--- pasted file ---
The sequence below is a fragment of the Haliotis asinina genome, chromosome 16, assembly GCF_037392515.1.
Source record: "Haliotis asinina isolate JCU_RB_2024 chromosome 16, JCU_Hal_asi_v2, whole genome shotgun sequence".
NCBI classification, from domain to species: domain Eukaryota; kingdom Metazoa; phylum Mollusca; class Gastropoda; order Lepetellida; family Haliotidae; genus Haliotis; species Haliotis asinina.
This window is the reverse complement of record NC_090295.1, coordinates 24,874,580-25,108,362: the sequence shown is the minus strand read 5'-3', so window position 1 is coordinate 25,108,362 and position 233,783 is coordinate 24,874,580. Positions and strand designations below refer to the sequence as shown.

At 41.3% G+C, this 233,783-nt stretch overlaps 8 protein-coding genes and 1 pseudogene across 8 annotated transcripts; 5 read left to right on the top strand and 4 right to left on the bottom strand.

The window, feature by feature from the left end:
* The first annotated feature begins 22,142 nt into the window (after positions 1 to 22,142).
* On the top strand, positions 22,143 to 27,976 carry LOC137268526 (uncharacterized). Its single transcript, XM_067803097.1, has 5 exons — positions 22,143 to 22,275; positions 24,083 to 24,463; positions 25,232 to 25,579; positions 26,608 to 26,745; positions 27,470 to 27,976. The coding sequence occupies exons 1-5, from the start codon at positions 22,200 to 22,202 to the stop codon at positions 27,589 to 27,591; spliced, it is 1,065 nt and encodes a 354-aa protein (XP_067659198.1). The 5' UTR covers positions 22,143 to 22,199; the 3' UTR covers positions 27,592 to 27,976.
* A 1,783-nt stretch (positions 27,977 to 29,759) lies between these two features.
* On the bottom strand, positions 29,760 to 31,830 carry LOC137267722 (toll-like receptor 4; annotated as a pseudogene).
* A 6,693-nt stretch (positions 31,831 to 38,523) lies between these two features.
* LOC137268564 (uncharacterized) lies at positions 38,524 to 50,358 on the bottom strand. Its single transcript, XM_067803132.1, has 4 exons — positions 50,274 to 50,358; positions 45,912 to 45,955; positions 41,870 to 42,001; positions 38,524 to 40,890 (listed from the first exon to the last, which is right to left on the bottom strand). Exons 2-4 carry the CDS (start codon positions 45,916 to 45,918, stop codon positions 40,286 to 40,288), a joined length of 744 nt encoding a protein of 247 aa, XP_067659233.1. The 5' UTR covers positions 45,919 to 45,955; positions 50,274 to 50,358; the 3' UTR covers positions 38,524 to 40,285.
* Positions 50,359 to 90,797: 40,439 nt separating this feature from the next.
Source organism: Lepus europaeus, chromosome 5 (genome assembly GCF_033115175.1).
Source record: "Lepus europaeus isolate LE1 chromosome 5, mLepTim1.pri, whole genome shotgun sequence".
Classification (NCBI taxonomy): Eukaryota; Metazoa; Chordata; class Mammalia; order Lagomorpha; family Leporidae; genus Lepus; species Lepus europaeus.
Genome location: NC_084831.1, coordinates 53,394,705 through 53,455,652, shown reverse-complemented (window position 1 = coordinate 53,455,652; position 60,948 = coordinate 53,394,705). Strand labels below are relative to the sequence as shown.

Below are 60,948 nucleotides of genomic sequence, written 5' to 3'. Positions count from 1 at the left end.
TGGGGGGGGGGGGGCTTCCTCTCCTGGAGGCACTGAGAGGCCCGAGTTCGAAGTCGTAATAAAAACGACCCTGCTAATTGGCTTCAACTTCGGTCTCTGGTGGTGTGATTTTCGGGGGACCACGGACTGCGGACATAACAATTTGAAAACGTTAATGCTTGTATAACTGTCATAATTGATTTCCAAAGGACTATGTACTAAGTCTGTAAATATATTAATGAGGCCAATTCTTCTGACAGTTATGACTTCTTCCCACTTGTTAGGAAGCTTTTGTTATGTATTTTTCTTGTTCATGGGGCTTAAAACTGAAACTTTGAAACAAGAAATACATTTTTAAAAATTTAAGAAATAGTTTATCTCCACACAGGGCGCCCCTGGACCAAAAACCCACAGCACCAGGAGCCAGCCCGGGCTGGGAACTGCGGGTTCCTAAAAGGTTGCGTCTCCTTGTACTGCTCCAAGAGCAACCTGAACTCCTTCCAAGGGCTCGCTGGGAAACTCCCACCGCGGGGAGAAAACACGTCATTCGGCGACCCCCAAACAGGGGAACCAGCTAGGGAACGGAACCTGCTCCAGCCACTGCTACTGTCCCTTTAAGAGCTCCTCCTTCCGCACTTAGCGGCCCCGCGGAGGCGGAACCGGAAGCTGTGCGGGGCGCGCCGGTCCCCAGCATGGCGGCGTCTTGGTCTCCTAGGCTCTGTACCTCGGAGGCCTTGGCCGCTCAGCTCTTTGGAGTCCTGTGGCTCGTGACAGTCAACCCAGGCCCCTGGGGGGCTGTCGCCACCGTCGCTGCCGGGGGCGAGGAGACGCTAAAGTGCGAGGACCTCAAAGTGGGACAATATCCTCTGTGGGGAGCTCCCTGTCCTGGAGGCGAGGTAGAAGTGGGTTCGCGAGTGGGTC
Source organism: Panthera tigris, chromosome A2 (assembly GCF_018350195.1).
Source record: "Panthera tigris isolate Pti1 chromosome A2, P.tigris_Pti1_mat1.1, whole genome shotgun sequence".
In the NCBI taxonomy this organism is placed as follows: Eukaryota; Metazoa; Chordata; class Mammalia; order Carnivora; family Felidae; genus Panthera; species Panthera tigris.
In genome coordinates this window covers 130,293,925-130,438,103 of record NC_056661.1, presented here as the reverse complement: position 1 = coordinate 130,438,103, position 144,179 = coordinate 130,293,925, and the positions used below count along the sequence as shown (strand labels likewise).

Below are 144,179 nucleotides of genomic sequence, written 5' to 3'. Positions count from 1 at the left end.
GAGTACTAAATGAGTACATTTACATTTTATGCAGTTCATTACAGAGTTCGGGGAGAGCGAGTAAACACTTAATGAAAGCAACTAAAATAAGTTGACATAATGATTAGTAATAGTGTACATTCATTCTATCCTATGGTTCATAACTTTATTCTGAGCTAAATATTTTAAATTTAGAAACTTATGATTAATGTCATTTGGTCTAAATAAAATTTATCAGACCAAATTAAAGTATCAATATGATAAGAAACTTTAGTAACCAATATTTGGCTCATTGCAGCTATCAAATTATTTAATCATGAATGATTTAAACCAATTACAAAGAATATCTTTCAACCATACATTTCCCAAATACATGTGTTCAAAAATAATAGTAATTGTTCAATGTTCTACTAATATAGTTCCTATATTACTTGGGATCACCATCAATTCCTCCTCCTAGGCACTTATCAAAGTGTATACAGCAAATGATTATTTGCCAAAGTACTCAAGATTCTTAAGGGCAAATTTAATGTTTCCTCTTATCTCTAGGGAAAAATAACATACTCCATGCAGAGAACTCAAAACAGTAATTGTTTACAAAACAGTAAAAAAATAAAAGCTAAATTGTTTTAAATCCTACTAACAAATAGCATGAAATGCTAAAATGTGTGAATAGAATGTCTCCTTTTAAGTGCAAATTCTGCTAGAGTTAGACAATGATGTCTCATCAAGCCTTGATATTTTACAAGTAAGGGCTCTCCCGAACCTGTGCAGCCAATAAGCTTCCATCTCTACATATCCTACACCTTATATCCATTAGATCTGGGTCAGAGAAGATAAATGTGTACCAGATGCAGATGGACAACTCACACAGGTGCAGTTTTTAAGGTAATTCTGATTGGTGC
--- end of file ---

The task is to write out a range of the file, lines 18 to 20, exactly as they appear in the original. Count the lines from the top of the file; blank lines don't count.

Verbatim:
Below are 60,948 nucleotides of genomic sequence, written 5' to 3'. Positions count from 1 at the left end.
TGGGGGGGGGGGGGCTTCCTCTCCTGGAGGCACTGAGAGGCCCGAGTTCGAAGTCGTAATAAAAACGACCCTGCTAATTGGCTTCAACTTCGGTCTCTGGTGGTGTGATTTTCGGGGGACCACGGACTGCGGACATAACAATTTGAAAACGTTAATGCTTGTATAACTGTCATAATTGATTTCCAAAGGACTATGTACTAAGTCTGTAAATATATTAATGAGGCCAATTCTTCTGACAGTTATGACTTCTTCCCACTTGTTAGGAAGCTTTTGTTATGTATTTTTCTTGTTCATGGGGCTTAAAACTGAAACTTTGAAACAAGAAATACATTTTTAAAAATTTAAGAAATAGTTTATCTCCACACAGGGCGCCCCTGGACCAAAAACCCACAGCACCAGGAGCCAGCCCGGGCTGGGAACTGCGGGTTCCTAAAAGGTTGCGTCTCCTTGTACTGCTCCAAGAGCAACCTGAACTCCTTCCAAGGGCTCGCTGGGAAACTCCCACCGCGGGGAGAAAACACGTCATTCGGCGACCCCCAAACAGGGGAACCAGCTAGGGAACGGAACCTGCTCCAGCCACTGCTACTGTCCCTTTAAGAGCTCCTCCTTCCGCACTTAGCGGCCCCGCGGAGGCGGAACCGGAAGCTGTGCGGGGCGCGCCGGTCCCCAGCATGGCGGCGTCTTGGTCTCCTAGGCTCTGTACCTCGGAGGCCTTGGCCGCTCAGCTCTTTGGAGTCCTGTGGCTCGTGACAGTCAACCCAGGCCCCTGGGGGGCTGTCGCCACCGTCGCTGCCGGGGGCGAGGAGACGCTAAAGTGCGAGGACCTCAAAGTGGGACAATATCCTCTGTGGGGAGCTCCCTGTCCTGGAGGCGAGGTAGAAGTGGGTTCGCGAGTGGGTC
Source organism: Panthera tigris, chromosome A2 (assembly GCF_018350195.1).